An Open Letter to the Democratic and Progressive Groups and Individuals in Aligarh Muslim University and Other Universities in India to Demand Justice for Dr.Siras

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The unforeseen death of Dr Srinivas Ramachandra Siras (Reader and Chair of Modern Indian Languages at Aligarh Muslim University) and the circumstances surrounding it have thrown us into a web of shock, despair and great concern. As an academic community, there are a number of questions that we need to ask and address.

The role of the Aligarh Muslim University authorities in this incident has been nothing short of condemnable. The invasion of Dr Siras’ privacy, the subsequent authoritarian impulse to suspend him and the complete lack of sensitivity by the administration has been outrageous. It has created anxiety about our vulnerability to the exercise of arbitrary powers. The use of such surveillance is not simply a threat to our freedom to make life choices (and sexual choices); it also leads to “self-discipline” due to fear of transgressing majoritarian norms.

The “publicness” of a university space is such that any official sanction to prejudice inevitably impacts everyday activities: the look in your colleague’s eye, hostility from students, the unidentified comment from the back in a busy corridor, the very experience of having your private life splashed in the public – we don’t know if all this also happened with Dr. Siras, but given that it is almost woven into the fabric of a gay man’s public existence, his death raises inescapable concerns about campus spaces.
The everyday forms of discrimination in activities as ordinary as eating in hostel messes, sharing rooms, attending and taking lectures, etc reflect the heteronormative consensus in our universities. Needless to add, this can have an adverse impact on seemingly unrelated issues such as appointment to committees, promotion, selection for fellowships and scholarships, etc. Moreover, these normalized and often institutionalized forms of discrimination take a toll on the mental well being of those having to face it on a daily-basis, thus affecting their ability to participate as equal members of universities.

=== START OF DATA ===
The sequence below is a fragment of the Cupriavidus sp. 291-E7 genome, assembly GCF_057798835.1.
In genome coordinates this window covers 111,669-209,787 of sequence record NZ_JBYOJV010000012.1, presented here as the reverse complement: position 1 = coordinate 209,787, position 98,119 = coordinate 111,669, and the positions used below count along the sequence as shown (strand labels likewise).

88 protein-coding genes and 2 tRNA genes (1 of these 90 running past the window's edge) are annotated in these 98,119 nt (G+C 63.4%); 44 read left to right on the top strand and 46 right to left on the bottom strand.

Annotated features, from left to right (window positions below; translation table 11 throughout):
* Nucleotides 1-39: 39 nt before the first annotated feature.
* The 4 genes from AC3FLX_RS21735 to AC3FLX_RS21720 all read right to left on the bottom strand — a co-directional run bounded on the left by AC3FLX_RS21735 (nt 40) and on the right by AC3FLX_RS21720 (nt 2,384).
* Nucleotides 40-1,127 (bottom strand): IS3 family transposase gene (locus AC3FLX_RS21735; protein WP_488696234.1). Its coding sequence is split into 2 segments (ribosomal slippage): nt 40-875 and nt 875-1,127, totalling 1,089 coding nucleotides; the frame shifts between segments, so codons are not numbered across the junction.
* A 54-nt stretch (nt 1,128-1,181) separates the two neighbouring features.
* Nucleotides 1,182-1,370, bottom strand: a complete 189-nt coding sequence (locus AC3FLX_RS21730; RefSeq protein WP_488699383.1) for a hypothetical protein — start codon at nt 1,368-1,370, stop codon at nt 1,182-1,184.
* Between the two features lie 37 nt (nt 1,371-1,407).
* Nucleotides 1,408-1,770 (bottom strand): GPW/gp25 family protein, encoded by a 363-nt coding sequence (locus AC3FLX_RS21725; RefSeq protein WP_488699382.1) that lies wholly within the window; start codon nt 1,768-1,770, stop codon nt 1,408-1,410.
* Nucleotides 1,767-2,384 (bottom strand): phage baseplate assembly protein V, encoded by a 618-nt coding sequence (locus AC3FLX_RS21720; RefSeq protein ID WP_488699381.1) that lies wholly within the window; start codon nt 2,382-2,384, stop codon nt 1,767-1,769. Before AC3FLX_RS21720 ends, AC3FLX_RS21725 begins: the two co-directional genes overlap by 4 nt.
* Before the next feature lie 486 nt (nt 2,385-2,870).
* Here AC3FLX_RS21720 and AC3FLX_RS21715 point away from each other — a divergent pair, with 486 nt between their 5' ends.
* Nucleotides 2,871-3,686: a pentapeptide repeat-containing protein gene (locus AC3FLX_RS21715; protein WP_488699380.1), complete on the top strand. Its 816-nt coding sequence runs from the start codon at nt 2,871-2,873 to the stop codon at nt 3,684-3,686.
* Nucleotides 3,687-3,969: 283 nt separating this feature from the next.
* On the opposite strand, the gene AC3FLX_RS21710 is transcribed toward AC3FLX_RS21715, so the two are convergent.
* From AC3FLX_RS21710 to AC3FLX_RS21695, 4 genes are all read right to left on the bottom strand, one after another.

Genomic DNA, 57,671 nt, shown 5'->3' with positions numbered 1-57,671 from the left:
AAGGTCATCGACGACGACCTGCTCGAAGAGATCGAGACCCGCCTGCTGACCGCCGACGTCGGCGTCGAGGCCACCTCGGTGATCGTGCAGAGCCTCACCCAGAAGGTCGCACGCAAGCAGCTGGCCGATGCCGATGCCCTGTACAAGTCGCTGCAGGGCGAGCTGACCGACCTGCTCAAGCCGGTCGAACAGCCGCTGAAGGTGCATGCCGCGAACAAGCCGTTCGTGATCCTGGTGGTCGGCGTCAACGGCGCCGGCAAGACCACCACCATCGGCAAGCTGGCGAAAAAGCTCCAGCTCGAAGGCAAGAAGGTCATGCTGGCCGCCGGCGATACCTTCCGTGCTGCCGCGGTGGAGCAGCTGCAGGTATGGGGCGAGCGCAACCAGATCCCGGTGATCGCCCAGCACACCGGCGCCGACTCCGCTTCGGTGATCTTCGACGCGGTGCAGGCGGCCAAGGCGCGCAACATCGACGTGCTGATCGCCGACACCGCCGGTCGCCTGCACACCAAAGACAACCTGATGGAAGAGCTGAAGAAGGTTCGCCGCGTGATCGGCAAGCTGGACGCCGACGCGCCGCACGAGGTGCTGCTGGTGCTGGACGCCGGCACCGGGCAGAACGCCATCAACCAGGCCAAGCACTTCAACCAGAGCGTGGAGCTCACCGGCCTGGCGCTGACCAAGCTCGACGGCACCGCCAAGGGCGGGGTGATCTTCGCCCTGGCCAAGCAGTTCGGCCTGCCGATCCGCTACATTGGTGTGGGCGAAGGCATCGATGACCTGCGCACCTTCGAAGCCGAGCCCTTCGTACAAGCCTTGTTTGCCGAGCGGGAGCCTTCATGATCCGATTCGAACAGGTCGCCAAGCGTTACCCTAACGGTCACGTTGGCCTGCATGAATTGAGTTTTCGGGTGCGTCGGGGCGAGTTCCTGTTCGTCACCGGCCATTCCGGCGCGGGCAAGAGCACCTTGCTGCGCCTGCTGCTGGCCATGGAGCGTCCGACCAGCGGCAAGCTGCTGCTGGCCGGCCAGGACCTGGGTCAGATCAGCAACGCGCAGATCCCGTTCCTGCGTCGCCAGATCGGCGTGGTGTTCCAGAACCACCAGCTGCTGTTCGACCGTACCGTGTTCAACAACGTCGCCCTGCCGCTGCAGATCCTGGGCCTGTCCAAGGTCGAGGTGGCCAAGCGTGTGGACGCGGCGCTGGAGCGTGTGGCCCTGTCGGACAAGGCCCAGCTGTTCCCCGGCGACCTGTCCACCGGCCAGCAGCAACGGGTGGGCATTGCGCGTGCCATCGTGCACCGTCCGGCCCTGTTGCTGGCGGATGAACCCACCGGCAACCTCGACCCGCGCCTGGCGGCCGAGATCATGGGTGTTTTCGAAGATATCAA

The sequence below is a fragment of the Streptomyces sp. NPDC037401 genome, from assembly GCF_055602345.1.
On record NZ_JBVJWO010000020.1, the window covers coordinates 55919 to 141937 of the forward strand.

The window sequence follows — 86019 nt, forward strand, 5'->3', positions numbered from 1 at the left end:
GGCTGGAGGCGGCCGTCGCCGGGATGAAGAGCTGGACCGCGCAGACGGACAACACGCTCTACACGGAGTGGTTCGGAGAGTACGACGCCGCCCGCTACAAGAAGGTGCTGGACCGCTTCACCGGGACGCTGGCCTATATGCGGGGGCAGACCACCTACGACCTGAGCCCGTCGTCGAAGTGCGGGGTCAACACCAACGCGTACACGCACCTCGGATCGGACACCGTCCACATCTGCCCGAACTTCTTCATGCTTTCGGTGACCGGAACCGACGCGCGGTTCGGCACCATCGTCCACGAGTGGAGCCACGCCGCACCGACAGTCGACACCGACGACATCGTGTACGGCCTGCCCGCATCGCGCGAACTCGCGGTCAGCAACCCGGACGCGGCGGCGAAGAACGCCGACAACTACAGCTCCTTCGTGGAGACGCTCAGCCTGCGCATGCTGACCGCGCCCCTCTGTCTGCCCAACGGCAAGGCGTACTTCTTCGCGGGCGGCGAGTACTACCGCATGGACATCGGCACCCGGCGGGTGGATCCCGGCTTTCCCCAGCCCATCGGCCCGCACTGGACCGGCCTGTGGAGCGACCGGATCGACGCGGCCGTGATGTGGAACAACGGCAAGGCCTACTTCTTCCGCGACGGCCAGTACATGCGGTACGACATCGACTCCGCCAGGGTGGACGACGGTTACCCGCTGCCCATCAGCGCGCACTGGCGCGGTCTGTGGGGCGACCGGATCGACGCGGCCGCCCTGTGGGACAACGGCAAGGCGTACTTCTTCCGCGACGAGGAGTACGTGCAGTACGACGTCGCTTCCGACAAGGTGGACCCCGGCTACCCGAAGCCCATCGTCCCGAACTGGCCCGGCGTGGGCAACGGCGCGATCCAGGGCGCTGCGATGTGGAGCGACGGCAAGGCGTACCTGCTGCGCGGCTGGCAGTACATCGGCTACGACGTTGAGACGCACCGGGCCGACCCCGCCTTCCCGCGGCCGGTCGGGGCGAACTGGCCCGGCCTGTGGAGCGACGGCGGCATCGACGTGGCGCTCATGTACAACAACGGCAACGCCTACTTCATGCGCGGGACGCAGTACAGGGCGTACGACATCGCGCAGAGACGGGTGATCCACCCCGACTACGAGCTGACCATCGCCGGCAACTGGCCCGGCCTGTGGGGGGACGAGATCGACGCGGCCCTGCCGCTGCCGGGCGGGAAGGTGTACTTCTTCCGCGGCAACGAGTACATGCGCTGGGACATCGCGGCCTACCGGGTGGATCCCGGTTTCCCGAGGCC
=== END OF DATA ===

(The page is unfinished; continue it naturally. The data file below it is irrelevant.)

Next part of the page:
However, the look in the eyes of people or the embarrassment in your family’s tone seldom qualifies as evidence to constitute the reason for a biological death. But despite this persistent inability of existing legal codes to capture the enormity of such structures of discrimination, these are crucial parts of a narrative that builds up to the end of a life. Given this, the circumstances of Dr. Siras’ death are not mysterious; they are a mystification of the violence of a homophobic social fabric that we all are strung to.

Though this particular case is from AMU, the probability of similar discrimination and humiliation exists in any other university in India. Despite the recent high court judgment, we continue to experience homophobia and realize the possibility of similar forms of discrimination against queer people in other campuses. It is particularly sad that academic spaces, which should be exemplary in tolerance shown toward rival political positions and diverse worldviews, should become spaces that curtail human freedoms.

We urge all university students, teachers, karamchaaris and authorities to struggle against anti-democratic forces that discriminate against minority identities of all kinds. Alongside, we express our support for such movements across university campuses, as well as the struggles of people like Dr Siras.

We appeal to the progressive forces of AMU to strengthen their resistance to homophobia and other forms of discrimination against minorities, and strive towards creating a space that includes voices of dissent and encourages freedom of thought and expression.

Finally, we demand an apology from the AMU authorities and strict action against those responsible for the circumstances that lead to the death of Dr. Siras. We also demand that the police conduct a full, fair and impartial investigation into the cause of death, and that the result of this investigation be made public immediately.

Sincerely,

The Undersigned

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